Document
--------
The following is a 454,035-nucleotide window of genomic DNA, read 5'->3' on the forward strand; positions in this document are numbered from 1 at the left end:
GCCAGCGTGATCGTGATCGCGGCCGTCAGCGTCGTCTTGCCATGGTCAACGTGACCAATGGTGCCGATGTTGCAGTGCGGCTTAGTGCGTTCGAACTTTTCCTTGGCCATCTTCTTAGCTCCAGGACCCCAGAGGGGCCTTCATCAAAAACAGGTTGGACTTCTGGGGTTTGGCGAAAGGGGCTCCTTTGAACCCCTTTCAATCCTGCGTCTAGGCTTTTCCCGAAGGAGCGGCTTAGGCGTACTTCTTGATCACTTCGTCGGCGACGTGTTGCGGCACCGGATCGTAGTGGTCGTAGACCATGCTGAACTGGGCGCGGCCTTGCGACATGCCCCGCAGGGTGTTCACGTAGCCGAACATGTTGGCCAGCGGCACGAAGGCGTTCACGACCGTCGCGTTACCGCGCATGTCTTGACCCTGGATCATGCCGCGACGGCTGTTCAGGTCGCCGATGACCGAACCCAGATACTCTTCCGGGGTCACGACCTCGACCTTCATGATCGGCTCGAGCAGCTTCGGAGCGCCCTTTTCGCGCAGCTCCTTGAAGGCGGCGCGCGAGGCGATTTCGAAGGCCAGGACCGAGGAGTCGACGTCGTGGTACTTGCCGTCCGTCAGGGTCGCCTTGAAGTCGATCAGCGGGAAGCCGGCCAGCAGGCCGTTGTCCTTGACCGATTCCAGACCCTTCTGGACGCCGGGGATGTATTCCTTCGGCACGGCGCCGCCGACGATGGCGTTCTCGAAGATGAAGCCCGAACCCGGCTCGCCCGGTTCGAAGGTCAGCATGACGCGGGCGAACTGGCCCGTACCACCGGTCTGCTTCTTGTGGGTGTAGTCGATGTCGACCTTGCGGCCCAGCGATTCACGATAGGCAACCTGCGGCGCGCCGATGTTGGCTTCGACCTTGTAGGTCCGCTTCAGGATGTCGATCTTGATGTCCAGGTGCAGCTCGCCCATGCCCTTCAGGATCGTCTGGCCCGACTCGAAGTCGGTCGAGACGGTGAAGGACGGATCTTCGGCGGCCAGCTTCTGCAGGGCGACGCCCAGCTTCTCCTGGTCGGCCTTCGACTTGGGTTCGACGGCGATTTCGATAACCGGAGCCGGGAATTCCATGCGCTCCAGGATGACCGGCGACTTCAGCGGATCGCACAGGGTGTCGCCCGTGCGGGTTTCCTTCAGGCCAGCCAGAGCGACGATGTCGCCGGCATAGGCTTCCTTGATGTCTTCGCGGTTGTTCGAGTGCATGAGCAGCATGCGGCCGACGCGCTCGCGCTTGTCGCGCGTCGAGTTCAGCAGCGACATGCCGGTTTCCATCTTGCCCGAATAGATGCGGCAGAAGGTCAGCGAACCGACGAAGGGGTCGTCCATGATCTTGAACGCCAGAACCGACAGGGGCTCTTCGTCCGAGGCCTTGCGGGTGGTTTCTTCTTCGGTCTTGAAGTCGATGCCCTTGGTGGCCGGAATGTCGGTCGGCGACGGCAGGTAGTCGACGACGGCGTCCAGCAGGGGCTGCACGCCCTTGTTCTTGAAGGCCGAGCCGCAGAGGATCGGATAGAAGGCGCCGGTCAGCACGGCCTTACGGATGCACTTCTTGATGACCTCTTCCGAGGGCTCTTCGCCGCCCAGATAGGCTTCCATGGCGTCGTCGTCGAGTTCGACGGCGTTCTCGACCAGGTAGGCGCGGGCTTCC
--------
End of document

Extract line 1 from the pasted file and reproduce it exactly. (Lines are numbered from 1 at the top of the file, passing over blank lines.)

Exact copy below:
The following is a 454,035-nucleotide window of genomic DNA, read 5'->3' on the forward strand; positions in this document are numbered from 1 at the left end: